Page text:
Global Climate Strike: Which companies are closing their doors?

"We know that reaching zero emissions by 2030 won’t be easy. But this is not the time to shy away from the challenge," Amazon Employees for Climate Justice said in a statement.
Image: Teen Activist Greta Thunberg Joins Climate Strike Outside The White House
Teenage Swedish climate activist Greta Thunberg joins student environmental advocates during a strike to demand action be taken on climate change outside the White House on Sept. 13, 2019.Sarah Silbiger / Getty Images

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By Farah Otero-Amad

If you've got a hankering for an ice cream cone to cool off Friday, you won't be able to get one at Ben & Jerry's — at least for part of the day. The company, along with several other brands and retailers, will temporarily close its doors in support of the Global Climate Strike.

The strike, which begins three days before the U.N. Climate Summit, hopes to put pressure on politicians and policy makers to combat climate change. Sixteen-year-old Swedish activist, Greta Thunberg, will lead the worldwide movement in New York on Friday. A second wave of protests is also scheduled for Sept. 27.

Over 6,000 websites are also striking on Friday including Tumblr, Imgur and World Press. These websites are donating ad space, spreading the world on social media, and adding a banner to their websites in solidarity with Thunberg and other young people striking for climate change.

"It is becoming clear that climate is a crisis right now and it affects every single person. Every corner of the world needs to take action," said Shuo Peskoe-Yang, with Fight for the Future, a digital rights organization. "Companies and websites are seeing the writing on the wall."

Companies like Burton and Patagonia will be shutting down both their online and physical stores. For 24 hours, Burton.com will not take orders or make any sales worldwide — the site will re-direct users to the Global Climate Strike website to help build awareness for the cause. In addition, all of their owned stores will be used as a community space for strikers. Patagonia will close its doors worldwide to empower employees to join their local demonstrations.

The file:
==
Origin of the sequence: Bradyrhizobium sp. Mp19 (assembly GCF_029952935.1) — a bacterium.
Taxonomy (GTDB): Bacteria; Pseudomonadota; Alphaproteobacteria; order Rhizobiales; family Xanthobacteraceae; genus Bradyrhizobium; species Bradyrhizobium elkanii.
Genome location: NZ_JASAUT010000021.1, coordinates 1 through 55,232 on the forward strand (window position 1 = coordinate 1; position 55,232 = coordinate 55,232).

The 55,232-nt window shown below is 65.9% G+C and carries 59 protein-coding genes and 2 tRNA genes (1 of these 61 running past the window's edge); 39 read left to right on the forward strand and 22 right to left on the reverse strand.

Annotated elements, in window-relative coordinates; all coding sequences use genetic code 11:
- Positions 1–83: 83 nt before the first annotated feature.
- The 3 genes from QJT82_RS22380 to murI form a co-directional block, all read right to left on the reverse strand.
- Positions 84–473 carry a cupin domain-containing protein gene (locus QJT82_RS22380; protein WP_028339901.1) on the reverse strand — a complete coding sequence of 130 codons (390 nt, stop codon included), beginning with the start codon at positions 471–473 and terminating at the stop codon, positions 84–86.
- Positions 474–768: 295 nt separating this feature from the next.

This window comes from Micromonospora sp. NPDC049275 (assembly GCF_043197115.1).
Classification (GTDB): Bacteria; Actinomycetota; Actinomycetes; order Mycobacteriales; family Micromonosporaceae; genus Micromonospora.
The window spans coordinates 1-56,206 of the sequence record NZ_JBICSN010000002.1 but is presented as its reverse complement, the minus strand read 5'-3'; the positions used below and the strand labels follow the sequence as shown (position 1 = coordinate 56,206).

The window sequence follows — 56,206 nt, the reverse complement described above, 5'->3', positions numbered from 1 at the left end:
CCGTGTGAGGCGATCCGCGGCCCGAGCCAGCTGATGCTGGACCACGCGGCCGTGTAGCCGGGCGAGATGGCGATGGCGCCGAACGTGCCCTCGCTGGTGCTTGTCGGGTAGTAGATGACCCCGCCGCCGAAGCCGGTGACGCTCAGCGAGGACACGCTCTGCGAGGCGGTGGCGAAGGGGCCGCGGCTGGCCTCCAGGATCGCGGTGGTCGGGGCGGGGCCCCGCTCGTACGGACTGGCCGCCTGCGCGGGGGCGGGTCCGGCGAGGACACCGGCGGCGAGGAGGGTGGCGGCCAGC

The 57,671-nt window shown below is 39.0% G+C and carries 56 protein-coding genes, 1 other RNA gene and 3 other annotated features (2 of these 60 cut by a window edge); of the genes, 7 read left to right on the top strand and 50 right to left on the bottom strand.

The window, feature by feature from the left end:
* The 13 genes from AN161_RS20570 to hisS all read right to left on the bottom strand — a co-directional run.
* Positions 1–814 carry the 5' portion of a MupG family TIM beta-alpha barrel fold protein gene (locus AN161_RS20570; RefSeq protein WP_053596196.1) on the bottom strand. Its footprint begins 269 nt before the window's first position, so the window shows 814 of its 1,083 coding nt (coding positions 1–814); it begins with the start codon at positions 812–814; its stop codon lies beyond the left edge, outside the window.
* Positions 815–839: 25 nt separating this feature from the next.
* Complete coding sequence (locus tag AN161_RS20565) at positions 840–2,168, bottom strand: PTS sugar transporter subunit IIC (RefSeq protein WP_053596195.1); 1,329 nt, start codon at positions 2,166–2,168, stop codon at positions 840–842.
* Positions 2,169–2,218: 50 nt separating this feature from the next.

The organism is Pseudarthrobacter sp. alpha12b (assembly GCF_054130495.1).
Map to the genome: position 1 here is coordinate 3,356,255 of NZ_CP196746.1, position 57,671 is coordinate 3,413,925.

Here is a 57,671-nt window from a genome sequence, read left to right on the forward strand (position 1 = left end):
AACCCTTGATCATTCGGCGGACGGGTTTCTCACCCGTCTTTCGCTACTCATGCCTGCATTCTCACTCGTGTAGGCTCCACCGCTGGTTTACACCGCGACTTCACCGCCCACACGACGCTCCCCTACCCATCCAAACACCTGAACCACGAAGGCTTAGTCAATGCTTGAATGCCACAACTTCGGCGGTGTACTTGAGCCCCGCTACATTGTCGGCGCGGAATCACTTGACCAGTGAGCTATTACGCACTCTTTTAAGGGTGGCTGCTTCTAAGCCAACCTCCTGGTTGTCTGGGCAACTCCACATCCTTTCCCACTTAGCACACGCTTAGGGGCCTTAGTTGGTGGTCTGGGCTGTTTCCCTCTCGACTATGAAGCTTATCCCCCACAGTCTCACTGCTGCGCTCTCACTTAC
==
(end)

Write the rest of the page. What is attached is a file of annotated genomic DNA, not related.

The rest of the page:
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"For decades, many corporations have single-mindedly pursued profits at the expense of everything else — employees, communities and the air, land and water we all share," Patagonia CEO Rose Marcario wrote in a LinkedIn post. "Now we face a dangerously hot and fast-changing climate that is exacerbating natural disasters, causing food and water shortages, and speeding us toward the biggest economic catastrophe in history. The plain truth is that capitalism needs to evolve if humanity is going to survive."

She says that while it is encouraging to see some of the world's most powerful corporations — including JP Morgan Chase & Co, General Motors, and Amazon — acknowledge that they have responsibilities to the state of the environment, they must put their words into action.

Amazon employees are planning to take action against their employer. More than 1,400 Amazon employees are expected to strike against the company's practices that have contributed to the current climate crisis, marking the first walkout at the company's Seattle headquarters.

Amazon Employees for Climate Justice, the group behind the protest, lists three specific demands: zero emissions by 2030, zero custom Amazon Web Services (AWS) for fossil fuel companies, and zero funding for climate politicians and lobbyists who deny climate change.

"Amazon is one of the world’s most innovative companies. We pride ourselves on being a leader. But in the face of the climate crisis, a true leader is one who reaches zero emissions first, not one who slides in at the last possible moment," the group wrote in a Medium Post. "We know that reaching zero emissions by 2030 won’t be easy. But this is not the time to shy away from the challenge."

Google and Microsoft employees are also planning to protest on Friday.

As of Tuesday afternoon, Google Workers for Action on Climate tweeted that over 400 employees have committed to join a local climate strike.

"I support climate actions because we only have one earth and keeping it alive and healthy is one of the biggest responsibilities that we have," one Google employee shared on the twitter account. "I don't want my kids to look at me in 20 years asking how could you screw up like this."

While few major companies have made the pledge to strike in solidarity with protesters, employees are hoping to send a message to their corporations: to take responsibility for their impact on the planet and its people.